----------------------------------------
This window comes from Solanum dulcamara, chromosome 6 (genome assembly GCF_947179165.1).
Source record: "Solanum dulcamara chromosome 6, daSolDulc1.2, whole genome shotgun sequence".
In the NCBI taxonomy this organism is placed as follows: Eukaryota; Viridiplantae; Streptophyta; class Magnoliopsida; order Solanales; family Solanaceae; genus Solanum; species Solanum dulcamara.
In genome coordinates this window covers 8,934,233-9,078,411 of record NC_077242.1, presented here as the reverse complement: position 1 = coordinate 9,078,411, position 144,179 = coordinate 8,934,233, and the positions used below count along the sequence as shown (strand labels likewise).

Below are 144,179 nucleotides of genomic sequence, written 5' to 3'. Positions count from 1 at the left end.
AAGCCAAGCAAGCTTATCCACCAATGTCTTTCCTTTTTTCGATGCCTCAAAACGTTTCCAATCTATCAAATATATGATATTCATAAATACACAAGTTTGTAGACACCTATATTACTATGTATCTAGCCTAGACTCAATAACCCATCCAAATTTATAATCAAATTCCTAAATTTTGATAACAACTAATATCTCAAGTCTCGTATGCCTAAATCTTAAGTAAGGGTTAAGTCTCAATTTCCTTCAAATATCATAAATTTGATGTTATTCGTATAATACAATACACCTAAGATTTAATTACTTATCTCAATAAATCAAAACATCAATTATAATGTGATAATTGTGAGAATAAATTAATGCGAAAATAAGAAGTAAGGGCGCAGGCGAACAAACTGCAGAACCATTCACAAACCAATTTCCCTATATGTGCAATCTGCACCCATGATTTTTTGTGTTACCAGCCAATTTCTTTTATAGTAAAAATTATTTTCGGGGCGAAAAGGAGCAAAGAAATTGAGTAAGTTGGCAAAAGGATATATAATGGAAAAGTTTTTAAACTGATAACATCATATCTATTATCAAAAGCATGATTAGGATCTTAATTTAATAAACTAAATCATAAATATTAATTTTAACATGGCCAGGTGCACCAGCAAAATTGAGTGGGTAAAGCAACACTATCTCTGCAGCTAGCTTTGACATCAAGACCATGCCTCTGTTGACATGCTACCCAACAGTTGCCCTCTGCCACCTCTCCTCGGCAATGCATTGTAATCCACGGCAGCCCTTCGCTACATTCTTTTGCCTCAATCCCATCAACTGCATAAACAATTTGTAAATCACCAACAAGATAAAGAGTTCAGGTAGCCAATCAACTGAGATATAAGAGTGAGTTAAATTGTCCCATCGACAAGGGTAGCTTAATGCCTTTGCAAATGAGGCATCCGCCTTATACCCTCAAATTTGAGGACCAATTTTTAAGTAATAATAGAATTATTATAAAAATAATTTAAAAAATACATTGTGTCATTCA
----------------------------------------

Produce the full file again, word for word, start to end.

This window comes from Solanum dulcamara, chromosome 6 (genome assembly GCF_947179165.1).
Source record: "Solanum dulcamara chromosome 6, daSolDulc1.2, whole genome shotgun sequence".
In the NCBI taxonomy this organism is placed as follows: Eukaryota; Viridiplantae; Streptophyta; class Magnoliopsida; order Solanales; family Solanaceae; genus Solanum; species Solanum dulcamara.
In genome coordinates this window covers 8,934,233-9,078,411 of record NC_077242.1, presented here as the reverse complement: position 1 = coordinate 9,078,411, position 144,179 = coordinate 8,934,233, and the positions used below count along the sequence as shown (strand labels likewise).

Below are 144,179 nucleotides of genomic sequence, written 5' to 3'. Positions count from 1 at the left end.
AAGCCAAGCAAGCTTATCCACCAATGTCTTTCCTTTTTTCGATGCCTCAAAACGTTTCCAATCTATCAAATATATGATATTCATAAATACACAAGTTTGTAGACACCTATATTACTATGTATCTAGCCTAGACTCAATAACCCATCCAAATTTATAATCAAATTCCTAAATTTTGATAACAACTAATATCTCAAGTCTCGTATGCCTAAATCTTAAGTAAGGGTTAAGTCTCAATTTCCTTCAAATATCATAAATTTGATGTTATTCGTATAATACAATACACCTAAGATTTAATTACTTATCTCAATAAATCAAAACATCAATTATAATGTGATAATTGTGAGAATAAATTAATGCGAAAATAAGAAGTAAGGGCGCAGGCGAACAAACTGCAGAACCATTCACAAACCAATTTCCCTATATGTGCAATCTGCACCCATGATTTTTTGTGTTACCAGCCAATTTCTTTTATAGTAAAAATTATTTTCGGGGCGAAAAGGAGCAAAGAAATTGAGTAAGTTGGCAAAAGGATATATAATGGAAAAGTTTTTAAACTGATAACATCATATCTATTATCAAAAGCATGATTAGGATCTTAATTTAATAAACTAAATCATAAATATTAATTTTAACATGGCCAGGTGCACCAGCAAAATTGAGTGGGTAAAGCAACACTATCTCTGCAGCTAGCTTTGACATCAAGACCATGCCTCTGTTGACATGCTACCCAACAGTTGCCCTCTGCCACCTCTCCTCGGCAATGCATTGTAATCCACGGCAGCCCTTCGCTACATTCTTTTGCCTCAATCCCATCAACTGCATAAACAATTTGTAAATCACCAACAAGATAAAGAGTTCAGGTAGCCAATCAACTGAGATATAAGAGTGAGTTAAATTGTCCCATCGACAAGGGTAGCTTAATGCCTTTGCAAATGAGGCATCCGCCTTATACCCTCAAATTTGAGGACCAATTTTTAAGTAATAATAGAATTATTATAAAAATAATTTAAAAAATACATTGTGTCATTCA